In this study, the age variable (≤ 35 years) was significantly associated with use of dietary supplement, with emphasis on the consumption of energy drinks, protein blends and carbohydrates. Even though Over-the-counter products are sold in shops, pharmacies or gyms, a large number of consumers use dietary supplements based on advertisements rather than scientific evidence. Complaint reports have led the National Health Surveillance Agency to ban the commercialization of some supplement brands in Brazil, because they presented carbohydrates and proteins in a different amount than that stated on the labels, which was a fraud against the consumer. An international study has assessed 634 dietary supplements, of which 14.8% tested positive for hormones not specified in the label, including testosterone and nandrolone prohormones, which can pose health risks to consumers (42).

The prevalence of stimulant medication use among paddle players was 21%, and the most widely used were manipulated caffeine (76.5%) and ephedrine (14.7%). Data on tennis players published in the International Tennis Federation website revealed that from 2003 - 2009, the prevalence of stimulant medication was 32.7%, and the most commonly used were caffeine and ephedrine (43). The use of manipulated caffeine is allowed in sports, and its effectiveness has been demonstrated in activities that require quick responses (reaction time) and reduced fatigue (39). However, unlike caffeine, ephedrine has been banned from sports due to its potential side effects, yet the use by athletes is still widespread (44).

There was an association between the use of stimulants and sports injuries in male as compared to female paddle players (P = 0.045). Stimulant medications correlated significantly positively with injuries (r = 0.151). These findings suggest that using stimulants during sports turn practitioners more susceptible to injuries by exposing themselves for longer time and greater intensity, having the perception of reduced effort due to the effects of euphoria, increased energy, and alertness (14).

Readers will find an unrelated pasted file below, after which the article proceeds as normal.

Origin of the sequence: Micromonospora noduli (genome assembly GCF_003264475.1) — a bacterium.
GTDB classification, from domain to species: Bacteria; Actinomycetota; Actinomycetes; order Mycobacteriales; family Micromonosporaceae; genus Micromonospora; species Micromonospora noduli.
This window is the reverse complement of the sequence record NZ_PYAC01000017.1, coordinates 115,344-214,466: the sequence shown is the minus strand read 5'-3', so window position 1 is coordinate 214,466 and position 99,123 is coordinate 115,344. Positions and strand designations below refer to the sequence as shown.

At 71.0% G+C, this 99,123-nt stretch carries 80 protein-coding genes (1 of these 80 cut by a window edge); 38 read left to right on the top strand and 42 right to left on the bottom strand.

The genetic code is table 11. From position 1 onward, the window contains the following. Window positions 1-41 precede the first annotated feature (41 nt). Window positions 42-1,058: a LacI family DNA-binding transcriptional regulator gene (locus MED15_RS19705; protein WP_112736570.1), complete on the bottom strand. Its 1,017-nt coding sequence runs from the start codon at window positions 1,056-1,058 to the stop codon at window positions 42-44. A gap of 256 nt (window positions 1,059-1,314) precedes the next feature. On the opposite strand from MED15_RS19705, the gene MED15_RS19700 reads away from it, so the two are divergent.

The fact that this was a cross - sectional study using a self-administered questionnaire as a data collection tool was a limitation to this study. Some of the respondents may have difficulty understanding the questions, which may have interfered with the results. In addition, there may have been a lack of motivation to respond to the questionnaire. Another factor that may have influenced the results is that usually the respondents may have omitted information about the use of medications, supplements and stimulants because of their concerns about identity disclosure. As far as we know, ours is the first study among this population and should be further investigated to draw the profile of paddler players, in order to help coaches and physical education teachers detect the inappropriate use of medications, supplements and stimulants, thus preventing sports injuries and promoting good health.

5.1. Conclusions

This study concluded that paddle players showed a high prevalence of medication use, and among the most commonly used were drugs for the musculoskeletal and nervous system. Likewise, the use of supplements showed high prevalence of sports drinks, energy drinks, and protein mixtures. Furthermore, the most commonly consumed stimulants were manipulated caffeine and ephedrine. Significant associations were found between the use of medications and tobacco and alcohol consumption. The use of dietary supplements showed a significant association with the age variable (≤ 35 years) and alcoholism.

5.2. Practical Implications

In order to improve the practice of sports, preliminary assessment should be performed to monitor the development of paddle players in the physical and behavioral aspects, such as the use of legal and illegal substances as shown throughout this study.

As a final consideration, professionals involved with paddle players should be aware of the behavior of these practitioners so that they can help prevent the unnecessary use of medications, supplements and stimulants that can affect health. Educational programs with information regarding the efficacy of medications and supplements should be enacted in sites where sports are practiced.

Acknowledgements

Footnotes